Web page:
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Differences between Student and Faculty Expectations for a Robotics Capstone Design Project

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Conference

2011 ASEE Annual Conference & Exposition

Location

Vancouver, BC

Publication Date

June 26, 2011

Start Date

June 26, 2011

End Date

June 29, 2011

ISSN

2153-5965

Conference Session

Capstone Design I

Tagged Division

Design in Engineering Education

Page Count

8

Page Numbers

22.499.1 - 22.499.8

DOI

10.18260/1-2--17780

Permanent URL

https://peer.asee.org/17780

Download Count

116

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Paper Authors

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Kevin M. Sevilla Virginia Tech

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Kevin Sevilla is a Ph.D student at Virginia Tech in the Department of Engineering Education.

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biography

Maura J. Borrego Virginia Tech

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Maura Borrego is an Associate Professor in the Department of Engineering Education at Virginia Tech. She is currently serving a AAAS Science and Technology Policy Fellowship at the National Science Foundation. Her research interests focus on interdisciplinary faculty members and graduate students in engineering and science, with engineering education as a specific case. Dr. Borrego holds U.S. NSF CAREER and Presidential Early Career Award for Scientists and Engineers (PECASE) awards for her engineering education research. Dr. Borrego has developed and taught graduate level courses in engineering education research methods and assessment from 2005 - 2010. All of Dr. Borrego’s degrees are in Materials Science and Engineering. Her M.S. and Ph.D. are from Stanford University, and her B.S. is from University of Wisconsin-Madison.

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Alexander Leonessa Virginia Tech

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Abstract

Differences between Student and Faculty Expectations for a Robotics Capstone Design ProjectThe typical U.S. engineering curriculum is structured as three years of fairly discrete courses. Inthe final year, students begin to have more freedom in the form of elective courses and a relevantcapstone design project designed to unify these concepts in application to an authentic designtask. Unaccustomed to making connections between their various courses, engineering studentshave difficulty seeing connections between the design project and their prior coursework. Withthis, there remains the question of how the perceptions of prior knowledge and its relevance tocapstone design compare between students and their faculty mentors. Since students’ actualexperiences rarely prepare them to meet faculty expectations in a capstone environment thereexists a fundamental difference in how the two sides view the necessary preparation to do so. Toinvestigate this issue, a series of interviews were conducted between a set of capstone designstudents and their faculty advisor on a mechanical engineering team preparing an entry for anautonomous surface vehicle competition. Within these interviews questions specificallyaddressed the prerequisite knowledge and experiences that the students felt were necessary to bea successful member of the team along with when and where these skills and knowledge were, orshould have been, acquired. In conjunction with this initial inquiry, data were gathered from thefaculty advisor ultimately showing significant differences in not only what skills and knowledgewere necessary but also at what level of prerequisite understanding exhibited. From observationsof the weekly meetings additional information regarding novice-expert considerations were alsoaddressed.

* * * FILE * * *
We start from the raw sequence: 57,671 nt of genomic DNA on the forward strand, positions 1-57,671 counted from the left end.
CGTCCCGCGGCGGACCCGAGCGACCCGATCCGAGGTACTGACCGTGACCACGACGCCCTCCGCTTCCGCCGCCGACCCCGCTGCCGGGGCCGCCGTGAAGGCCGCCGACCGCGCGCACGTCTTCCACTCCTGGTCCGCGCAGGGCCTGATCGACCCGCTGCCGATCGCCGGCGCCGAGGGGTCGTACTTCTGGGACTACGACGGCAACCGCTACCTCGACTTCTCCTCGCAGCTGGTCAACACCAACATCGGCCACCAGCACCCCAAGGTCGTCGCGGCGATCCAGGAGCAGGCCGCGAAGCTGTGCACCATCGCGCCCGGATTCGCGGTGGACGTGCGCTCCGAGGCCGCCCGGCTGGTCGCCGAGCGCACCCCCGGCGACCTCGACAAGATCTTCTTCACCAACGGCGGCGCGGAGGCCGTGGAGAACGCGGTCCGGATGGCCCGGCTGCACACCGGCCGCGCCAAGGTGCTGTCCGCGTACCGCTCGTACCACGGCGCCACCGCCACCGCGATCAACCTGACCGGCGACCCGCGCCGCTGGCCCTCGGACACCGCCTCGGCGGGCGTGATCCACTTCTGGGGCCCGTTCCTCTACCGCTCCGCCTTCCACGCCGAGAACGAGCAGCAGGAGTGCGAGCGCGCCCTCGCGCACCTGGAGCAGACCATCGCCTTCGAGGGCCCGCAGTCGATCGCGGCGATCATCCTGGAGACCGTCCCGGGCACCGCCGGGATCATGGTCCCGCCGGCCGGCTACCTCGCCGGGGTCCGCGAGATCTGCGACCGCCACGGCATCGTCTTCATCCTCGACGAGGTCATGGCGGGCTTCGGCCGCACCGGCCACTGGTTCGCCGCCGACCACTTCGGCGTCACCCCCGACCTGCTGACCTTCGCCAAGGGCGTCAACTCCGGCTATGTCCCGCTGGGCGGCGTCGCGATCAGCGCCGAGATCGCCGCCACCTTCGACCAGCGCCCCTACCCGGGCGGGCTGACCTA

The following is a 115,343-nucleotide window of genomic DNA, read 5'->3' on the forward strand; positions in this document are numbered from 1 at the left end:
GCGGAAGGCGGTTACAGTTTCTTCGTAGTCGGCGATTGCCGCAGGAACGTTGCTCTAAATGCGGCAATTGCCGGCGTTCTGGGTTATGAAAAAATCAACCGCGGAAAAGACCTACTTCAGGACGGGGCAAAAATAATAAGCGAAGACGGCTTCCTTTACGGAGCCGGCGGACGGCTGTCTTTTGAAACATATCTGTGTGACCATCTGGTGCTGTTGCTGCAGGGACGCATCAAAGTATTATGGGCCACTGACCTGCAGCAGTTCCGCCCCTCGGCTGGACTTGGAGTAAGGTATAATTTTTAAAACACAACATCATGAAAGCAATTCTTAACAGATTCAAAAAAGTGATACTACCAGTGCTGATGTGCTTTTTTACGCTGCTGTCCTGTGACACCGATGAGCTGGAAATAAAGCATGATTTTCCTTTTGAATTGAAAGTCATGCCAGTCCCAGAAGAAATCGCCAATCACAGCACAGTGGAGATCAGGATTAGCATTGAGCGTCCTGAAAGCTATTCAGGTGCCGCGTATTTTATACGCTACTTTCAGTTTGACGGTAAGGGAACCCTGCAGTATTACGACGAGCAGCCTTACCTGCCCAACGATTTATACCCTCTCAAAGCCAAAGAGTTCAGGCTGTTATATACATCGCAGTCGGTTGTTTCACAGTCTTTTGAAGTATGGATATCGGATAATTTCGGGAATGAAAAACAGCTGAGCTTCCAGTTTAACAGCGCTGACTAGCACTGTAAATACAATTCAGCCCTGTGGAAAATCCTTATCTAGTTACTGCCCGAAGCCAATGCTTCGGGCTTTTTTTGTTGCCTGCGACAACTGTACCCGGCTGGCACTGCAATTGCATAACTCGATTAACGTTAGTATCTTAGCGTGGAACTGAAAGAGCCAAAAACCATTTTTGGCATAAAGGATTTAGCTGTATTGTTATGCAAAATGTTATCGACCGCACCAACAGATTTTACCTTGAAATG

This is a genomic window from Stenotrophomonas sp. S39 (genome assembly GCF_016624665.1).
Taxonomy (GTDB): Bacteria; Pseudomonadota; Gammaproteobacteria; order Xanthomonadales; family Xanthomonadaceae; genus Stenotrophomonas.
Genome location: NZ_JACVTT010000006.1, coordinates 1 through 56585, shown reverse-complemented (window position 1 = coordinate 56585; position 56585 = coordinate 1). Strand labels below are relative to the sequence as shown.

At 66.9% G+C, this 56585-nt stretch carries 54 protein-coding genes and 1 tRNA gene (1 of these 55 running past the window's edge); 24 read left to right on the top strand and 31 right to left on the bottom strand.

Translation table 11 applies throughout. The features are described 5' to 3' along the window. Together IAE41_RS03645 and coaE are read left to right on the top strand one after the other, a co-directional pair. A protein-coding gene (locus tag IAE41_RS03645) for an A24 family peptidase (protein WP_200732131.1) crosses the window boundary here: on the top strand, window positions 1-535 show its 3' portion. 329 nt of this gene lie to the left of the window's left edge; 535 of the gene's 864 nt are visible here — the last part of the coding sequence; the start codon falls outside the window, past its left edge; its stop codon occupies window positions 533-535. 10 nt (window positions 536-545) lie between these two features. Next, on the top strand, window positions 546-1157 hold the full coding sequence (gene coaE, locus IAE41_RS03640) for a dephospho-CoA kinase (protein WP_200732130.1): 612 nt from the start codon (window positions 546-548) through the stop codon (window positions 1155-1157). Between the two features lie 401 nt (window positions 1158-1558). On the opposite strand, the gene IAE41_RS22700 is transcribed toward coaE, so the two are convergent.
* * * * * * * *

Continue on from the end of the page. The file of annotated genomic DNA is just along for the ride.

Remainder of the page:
Sevilla, K. M., & Borrego, M. J., & Leonessa, A. (2011, June), Differences between Student and Faculty Expectations for a Robotics Capstone Design Project Paper presented at 2011 ASEE Annual Conference & Exposition, Vancouver, BC. 10.18260/1-2--17780

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